Saturday, December 24, 2016


24 December 2016: This timely verse by Robert Louis Stevenson has become a perennial favorite of many of our readers. So, in the spirit of the season and for those of you who have NOT been at sea in the northern latitudes at this time of year, here's what it's like! (and it's apparent that Mr. Stevenson has in fact, been to sea; he knows whereof he writes!)

Robert Louis Stevenson (1850-1894)

The sheets were frozen hard, and they cut the naked hand;
The decks were like a slide, where a seaman scarce could stand;
The wind was a nor’wester, blowing squally off the sea;
And cliffs and spouting breakers were the only things a-lee.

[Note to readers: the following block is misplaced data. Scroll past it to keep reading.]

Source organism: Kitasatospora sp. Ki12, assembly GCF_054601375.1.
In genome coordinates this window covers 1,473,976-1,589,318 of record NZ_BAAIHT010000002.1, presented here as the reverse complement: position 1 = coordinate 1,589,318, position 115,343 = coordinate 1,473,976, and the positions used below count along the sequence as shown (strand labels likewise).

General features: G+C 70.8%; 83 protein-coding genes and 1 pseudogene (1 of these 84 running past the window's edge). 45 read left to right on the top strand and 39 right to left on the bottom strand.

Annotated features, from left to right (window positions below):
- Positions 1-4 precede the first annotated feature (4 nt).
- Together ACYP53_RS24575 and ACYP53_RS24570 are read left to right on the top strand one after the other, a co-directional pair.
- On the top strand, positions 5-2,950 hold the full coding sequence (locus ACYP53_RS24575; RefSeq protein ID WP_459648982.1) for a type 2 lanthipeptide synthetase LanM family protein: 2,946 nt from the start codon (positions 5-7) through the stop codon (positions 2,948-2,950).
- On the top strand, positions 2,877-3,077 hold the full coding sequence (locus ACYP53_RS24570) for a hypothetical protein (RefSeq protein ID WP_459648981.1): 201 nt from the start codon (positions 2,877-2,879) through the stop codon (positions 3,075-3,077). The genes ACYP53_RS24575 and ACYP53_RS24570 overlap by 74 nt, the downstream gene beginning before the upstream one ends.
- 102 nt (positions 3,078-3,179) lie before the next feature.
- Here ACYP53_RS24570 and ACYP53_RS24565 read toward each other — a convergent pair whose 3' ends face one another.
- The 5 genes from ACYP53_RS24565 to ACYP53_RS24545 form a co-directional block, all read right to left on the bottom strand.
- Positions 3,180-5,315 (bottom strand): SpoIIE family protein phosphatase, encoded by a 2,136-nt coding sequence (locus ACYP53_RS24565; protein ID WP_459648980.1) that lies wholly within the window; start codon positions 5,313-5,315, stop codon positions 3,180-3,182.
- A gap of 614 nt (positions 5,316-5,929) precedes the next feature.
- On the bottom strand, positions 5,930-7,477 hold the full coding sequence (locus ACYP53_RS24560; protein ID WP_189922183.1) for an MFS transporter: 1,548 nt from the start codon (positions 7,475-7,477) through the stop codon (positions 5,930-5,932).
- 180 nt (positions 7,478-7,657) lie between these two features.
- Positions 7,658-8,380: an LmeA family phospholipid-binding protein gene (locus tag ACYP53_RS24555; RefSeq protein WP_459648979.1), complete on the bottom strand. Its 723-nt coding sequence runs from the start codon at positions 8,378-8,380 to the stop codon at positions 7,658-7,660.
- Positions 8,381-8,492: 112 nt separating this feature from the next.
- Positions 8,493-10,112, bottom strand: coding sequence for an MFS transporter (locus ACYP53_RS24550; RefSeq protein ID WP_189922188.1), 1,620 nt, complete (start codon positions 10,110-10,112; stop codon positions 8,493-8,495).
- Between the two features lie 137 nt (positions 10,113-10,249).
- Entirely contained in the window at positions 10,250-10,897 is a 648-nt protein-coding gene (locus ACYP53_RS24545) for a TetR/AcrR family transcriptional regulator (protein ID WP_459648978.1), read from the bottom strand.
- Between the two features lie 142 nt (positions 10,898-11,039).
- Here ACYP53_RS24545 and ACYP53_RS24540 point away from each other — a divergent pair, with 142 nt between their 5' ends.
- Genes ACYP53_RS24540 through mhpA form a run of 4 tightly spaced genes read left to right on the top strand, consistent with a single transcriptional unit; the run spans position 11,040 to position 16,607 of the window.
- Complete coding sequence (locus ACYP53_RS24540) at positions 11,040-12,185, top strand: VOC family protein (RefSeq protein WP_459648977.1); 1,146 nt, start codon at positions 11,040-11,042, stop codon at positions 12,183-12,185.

They heard the surf a-roaring before the break of day’
But ‘twas only with the peep of light we saw how ill we lay.
We tumbled every hand on deck instanter, with a shout,
And we gave her the main tops’l, and stood by to go about.

All day we tacked and tacked between the South head and the North;

All day we hauled the frozen sheets, and got no further forth;
All day was cold as charity, in bitter pain and dread,
For very life and nature we tacked from head to head.

We gave the South a wider berth, for there the tide race roared;
But every tack we made brought the North Head close aboard.
So’s we saw the cliff and houses and the breakers running high,
And the coastguard in his garden, with this glass against his eye.

The frost was on the village roofs as white as ocean foam;
The good red fires were burning bright in every longshore home;
The windows sparkled clear, and the chimneys volleyed out;